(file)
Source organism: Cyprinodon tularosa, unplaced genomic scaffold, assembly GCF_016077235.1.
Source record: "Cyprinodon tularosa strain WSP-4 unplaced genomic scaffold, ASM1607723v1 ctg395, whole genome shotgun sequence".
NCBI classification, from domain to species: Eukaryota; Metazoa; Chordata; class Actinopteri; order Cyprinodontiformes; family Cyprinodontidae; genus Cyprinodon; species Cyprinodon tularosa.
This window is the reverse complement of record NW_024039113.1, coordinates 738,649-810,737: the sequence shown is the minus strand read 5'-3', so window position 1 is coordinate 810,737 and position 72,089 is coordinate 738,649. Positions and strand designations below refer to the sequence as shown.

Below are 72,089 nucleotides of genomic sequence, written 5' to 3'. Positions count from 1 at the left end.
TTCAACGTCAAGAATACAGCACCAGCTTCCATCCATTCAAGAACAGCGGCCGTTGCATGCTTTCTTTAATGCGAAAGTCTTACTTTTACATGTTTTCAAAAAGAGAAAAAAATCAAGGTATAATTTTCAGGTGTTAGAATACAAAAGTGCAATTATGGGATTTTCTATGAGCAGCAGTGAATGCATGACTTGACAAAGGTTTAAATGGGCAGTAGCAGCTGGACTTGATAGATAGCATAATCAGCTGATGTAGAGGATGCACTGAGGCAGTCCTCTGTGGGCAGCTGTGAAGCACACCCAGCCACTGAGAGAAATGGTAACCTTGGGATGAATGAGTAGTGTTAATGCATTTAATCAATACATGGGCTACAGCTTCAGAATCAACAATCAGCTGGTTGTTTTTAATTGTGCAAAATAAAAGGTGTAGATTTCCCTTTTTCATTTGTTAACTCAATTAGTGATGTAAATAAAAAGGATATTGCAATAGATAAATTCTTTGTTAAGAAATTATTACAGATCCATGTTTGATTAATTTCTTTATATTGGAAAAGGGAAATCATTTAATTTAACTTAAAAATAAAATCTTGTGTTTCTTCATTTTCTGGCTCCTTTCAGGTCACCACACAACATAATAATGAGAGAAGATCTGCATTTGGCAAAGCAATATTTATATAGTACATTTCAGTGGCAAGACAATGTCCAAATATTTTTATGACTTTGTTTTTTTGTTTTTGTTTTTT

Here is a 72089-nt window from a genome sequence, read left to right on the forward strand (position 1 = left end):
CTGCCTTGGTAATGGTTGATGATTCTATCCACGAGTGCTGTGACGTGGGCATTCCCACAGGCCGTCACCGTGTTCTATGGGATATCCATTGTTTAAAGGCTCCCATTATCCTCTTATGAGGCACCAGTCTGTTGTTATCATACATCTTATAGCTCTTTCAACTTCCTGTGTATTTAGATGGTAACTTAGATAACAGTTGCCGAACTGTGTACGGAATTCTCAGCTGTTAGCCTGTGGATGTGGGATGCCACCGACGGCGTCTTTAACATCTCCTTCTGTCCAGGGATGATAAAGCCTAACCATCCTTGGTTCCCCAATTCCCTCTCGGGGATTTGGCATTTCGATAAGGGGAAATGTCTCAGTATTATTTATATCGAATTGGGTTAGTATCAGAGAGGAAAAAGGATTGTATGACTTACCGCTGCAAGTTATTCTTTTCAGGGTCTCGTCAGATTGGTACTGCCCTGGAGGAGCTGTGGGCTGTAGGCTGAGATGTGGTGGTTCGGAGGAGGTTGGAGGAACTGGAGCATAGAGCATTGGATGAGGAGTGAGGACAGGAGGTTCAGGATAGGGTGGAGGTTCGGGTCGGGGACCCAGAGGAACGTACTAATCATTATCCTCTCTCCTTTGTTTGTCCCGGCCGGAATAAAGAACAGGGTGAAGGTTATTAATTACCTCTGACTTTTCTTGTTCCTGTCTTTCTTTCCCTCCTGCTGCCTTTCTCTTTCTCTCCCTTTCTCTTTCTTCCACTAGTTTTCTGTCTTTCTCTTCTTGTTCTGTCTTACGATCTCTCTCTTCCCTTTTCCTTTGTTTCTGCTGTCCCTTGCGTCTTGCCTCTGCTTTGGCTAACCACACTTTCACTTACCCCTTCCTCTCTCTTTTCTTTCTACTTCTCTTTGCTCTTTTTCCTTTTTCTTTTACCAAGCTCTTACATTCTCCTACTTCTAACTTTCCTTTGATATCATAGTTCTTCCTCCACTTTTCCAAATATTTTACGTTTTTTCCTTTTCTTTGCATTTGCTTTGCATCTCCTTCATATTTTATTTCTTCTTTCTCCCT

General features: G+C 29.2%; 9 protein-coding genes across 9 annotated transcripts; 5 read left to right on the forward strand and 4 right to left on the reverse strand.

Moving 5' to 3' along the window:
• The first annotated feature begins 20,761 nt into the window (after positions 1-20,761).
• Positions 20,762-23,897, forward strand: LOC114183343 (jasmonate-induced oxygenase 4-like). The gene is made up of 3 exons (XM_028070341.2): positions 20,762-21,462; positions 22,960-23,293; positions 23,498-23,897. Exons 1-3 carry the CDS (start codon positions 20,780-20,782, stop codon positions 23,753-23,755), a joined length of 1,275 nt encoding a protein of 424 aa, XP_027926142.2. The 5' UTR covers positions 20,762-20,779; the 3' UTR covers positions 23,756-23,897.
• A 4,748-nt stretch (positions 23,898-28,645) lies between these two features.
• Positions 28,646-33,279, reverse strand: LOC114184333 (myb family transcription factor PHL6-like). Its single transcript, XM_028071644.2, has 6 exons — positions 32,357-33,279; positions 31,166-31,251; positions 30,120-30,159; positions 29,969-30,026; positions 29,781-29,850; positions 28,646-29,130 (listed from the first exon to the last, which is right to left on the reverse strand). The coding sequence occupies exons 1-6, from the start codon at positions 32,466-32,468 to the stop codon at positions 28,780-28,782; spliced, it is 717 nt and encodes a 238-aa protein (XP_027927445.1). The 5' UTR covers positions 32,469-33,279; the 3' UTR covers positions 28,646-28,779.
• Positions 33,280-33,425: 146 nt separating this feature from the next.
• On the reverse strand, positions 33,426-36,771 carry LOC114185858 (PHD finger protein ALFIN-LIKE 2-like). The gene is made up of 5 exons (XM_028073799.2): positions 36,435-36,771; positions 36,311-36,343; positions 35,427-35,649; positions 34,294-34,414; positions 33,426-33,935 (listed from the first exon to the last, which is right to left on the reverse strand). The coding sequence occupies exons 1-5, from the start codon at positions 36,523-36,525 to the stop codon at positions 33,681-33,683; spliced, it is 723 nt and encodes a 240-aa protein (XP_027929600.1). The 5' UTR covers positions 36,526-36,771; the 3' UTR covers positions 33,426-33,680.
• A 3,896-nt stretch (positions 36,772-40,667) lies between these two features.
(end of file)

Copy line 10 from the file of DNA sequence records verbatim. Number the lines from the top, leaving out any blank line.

Moving 5' to 3' along the window: